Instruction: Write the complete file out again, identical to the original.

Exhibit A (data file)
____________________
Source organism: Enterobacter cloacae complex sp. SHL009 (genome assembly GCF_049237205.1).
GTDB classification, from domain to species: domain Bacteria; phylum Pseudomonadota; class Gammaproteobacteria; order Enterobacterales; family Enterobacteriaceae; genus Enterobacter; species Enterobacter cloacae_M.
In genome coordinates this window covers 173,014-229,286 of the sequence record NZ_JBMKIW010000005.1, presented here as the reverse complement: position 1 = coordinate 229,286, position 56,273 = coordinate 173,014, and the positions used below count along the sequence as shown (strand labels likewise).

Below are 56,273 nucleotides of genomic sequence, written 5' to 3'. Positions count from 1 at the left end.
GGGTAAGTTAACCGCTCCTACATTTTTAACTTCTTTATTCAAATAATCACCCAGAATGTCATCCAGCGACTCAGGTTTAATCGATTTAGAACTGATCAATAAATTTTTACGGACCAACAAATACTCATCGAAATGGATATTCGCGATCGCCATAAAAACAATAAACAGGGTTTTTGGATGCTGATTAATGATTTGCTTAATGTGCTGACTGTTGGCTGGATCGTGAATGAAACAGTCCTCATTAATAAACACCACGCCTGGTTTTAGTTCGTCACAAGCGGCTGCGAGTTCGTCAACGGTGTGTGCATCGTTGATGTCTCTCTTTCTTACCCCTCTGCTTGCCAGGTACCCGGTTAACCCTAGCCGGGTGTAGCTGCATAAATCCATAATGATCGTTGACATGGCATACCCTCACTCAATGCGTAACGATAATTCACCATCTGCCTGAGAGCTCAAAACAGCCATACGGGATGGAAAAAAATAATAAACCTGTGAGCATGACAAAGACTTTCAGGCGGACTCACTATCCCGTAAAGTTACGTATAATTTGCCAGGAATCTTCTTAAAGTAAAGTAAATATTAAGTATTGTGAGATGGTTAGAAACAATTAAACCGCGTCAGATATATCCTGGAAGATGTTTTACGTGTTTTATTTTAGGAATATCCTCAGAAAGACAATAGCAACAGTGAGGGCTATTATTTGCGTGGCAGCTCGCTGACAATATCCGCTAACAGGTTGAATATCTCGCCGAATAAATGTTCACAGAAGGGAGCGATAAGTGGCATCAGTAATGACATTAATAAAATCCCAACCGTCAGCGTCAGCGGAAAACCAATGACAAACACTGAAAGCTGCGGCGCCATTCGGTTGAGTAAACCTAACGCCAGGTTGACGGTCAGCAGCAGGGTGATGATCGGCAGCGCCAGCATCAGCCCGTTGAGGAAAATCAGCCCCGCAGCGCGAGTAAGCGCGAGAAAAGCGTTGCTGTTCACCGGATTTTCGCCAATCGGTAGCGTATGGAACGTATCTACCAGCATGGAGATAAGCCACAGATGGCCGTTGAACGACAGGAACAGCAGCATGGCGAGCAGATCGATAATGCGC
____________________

Source organism: Enterobacter cloacae complex sp. SHL009 (genome assembly GCF_049237205.1).
GTDB classification, from domain to species: domain Bacteria; phylum Pseudomonadota; class Gammaproteobacteria; order Enterobacterales; family Enterobacteriaceae; genus Enterobacter; species Enterobacter cloacae_M.
In genome coordinates this window covers 173,014-229,286 of the sequence record NZ_JBMKIW010000005.1, presented here as the reverse complement: position 1 = coordinate 229,286, position 56,273 = coordinate 173,014, and the positions used below count along the sequence as shown (strand labels likewise).

Below are 56,273 nucleotides of genomic sequence, written 5' to 3'. Positions count from 1 at the left end.
GGGTAAGTTAACCGCTCCTACATTTTTAACTTCTTTATTCAAATAATCACCCAGAATGTCATCCAGCGACTCAGGTTTAATCGATTTAGAACTGATCAATAAATTTTTACGGACCAACAAATACTCATCGAAATGGATATTCGCGATCGCCATAAAAACAATAAACAGGGTTTTTGGATGCTGATTAATGATTTGCTTAATGTGCTGACTGTTGGCTGGATCGTGAATGAAACAGTCCTCATTAATAAACACCACGCCTGGTTTTAGTTCGTCACAAGCGGCTGCGAGTTCGTCAACGGTGTGTGCATCGTTGATGTCTCTCTTTCTTACCCCTCTGCTTGCCAGGTACCCGGTTAACCCTAGCCGGGTGTAGCTGCATAAATCCATAATGATCGTTGACATGGCATACCCTCACTCAATGCGTAACGATAATTCACCATCTGCCTGAGAGCTCAAAACAGCCATACGGGATGGAAAAAAATAATAAACCTGTGAGCATGACAAAGACTTTCAGGCGGACTCACTATCCCGTAAAGTTACGTATAATTTGCCAGGAATCTTCTTAAAGTAAAGTAAATATTAAGTATTGTGAGATGGTTAGAAACAATTAAACCGCGTCAGATATATCCTGGAAGATGTTTTACGTGTTTTATTTTAGGAATATCCTCAGAAAGACAATAGCAACAGTGAGGGCTATTATTTGCGTGGCAGCTCGCTGACAATATCCGCTAACAGGTTGAATATCTCGCCGAATAAATGTTCACAGAAGGGAGCGATAAGTGGCATCAGTAATGACATTAATAAAATCCCAACCGTCAGCGTCAGCGGAAAACCAATGACAAACACTGAAAGCTGCGGCGCCATTCGGTTGAGTAAACCTAACGCCAGGTTGACGGTCAGCAGCAGGGTGATGATCGGCAGCGCCAGCATCAGCCCGTTGAGGAAAATCAGCCCCGCAGCGCGAGTAAGCGCGAGAAAAGCGTTGCTGTTCACCGGATTTTCGCCAATCGGTAGCGTATGGAACGTATCTACCAGCATGGAGATAAGCCACAGATGGCCGTTGAACGACAGGAACAGCAGCATGGCGAGCAGATCGATAATGCGC